Partnership between Ford and GlobalFoundries announced.

With the unprecedented semiconductor shortage that the automotive industry is going through many industry observers have wondered what is next. GM has been busy removing heated seat and steering wheel options, Hyundai has announced that it would be removing its smart cruise control option and other manufacturers have been discussing the impact of a significant reduction in vehicles that have been produced. Industry experts and vehicle owners all around the world have wondered what the solution is, how can we get out of this situation.

Turns out Ford has been progressive in their solutions and have recently announced a strategic collaboration between Ford and GlobalFoundries. Some casual observers have wondered why the USA doesn’t build semiconductor factories of their own to solve the supply issue that manufacturers are experiencing.

Since 1990 chip production has been declining in the USA at a dramatic pace, falling from 37% in 1990 to around 12% today. While 75% of chips come from Asia, we all know the benefits that come from production in these countries. Lower wages, less regulations, etc. leads to costs for manufacturers which results in lower costs to the end consumers.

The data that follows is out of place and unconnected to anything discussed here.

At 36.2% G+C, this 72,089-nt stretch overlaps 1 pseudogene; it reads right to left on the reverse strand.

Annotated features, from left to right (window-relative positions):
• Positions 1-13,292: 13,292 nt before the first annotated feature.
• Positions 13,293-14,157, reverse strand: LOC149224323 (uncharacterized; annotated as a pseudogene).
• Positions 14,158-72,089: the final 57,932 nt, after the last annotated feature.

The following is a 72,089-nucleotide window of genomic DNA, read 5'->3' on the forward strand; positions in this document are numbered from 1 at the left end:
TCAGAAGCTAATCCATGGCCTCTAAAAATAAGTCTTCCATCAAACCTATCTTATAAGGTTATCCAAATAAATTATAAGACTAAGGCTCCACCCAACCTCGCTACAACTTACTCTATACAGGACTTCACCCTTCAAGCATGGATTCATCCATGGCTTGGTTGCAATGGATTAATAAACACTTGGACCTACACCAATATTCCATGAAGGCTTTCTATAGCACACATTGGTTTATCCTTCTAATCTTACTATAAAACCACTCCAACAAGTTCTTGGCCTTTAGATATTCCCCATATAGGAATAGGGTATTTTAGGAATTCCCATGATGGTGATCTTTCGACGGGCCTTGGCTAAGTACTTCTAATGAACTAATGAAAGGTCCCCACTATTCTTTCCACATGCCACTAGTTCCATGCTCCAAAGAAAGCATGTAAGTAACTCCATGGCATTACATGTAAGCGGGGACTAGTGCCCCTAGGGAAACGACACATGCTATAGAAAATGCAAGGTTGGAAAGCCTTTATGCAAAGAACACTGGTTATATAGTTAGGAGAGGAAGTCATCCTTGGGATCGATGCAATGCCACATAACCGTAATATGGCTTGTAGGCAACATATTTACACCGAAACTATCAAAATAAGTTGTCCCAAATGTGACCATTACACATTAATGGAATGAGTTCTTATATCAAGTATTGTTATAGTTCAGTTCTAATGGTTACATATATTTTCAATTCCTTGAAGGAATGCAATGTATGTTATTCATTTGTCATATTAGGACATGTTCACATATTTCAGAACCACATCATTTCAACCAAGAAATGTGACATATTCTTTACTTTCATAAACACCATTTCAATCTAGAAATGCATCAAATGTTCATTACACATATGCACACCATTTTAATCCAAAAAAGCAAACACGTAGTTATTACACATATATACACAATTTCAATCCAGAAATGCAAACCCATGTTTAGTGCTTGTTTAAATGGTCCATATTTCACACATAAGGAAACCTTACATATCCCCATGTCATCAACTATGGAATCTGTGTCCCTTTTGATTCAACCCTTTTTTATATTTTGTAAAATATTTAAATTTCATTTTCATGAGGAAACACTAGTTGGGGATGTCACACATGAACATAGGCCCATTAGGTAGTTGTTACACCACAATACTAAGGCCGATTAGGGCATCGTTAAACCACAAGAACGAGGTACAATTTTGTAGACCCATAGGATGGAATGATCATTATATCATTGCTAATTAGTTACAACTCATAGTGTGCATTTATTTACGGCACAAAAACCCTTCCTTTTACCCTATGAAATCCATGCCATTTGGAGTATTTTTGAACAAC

So why do we not build our own semiconductor factories in North America, Price! (and maybe time). A new semiconductor factory takes roughly 3-5 years to build, and some have estimated at a cost of over $20 billion. Thankfully, some have taken note of these issues and are rising to take on the challenge. Biden’s recent $2 trillion infrastructure plan had some ideas on how to tackle this issue, $50 billion for domestic chip manufacturing incentives.

The Ford and GlobalFoundries partnership mean progress. The deal that was signed was a nonbinding agreement, which will allow GlobalFoundries the ability to produce chips for Ford vehicles. GlobalFoundries is the fourth largest semiconductor manufacturer in the world, and they currently have 3 American plants. The deal will see them supply the parts that they know best to Ford. Semiconductors for automotive micro controllers, advanced battery systems as well as ADAS related components.

One thing we be sure of is we do not know at this point what advances will be made with this agreement. But I think we can all agree this is a step in the right direction that will hopefully show manufacturers that North American production can compete and provide high quality components to OEM manufacturers without the supply issues that we have become so familiar with today

Staff Writer
Staff Writer
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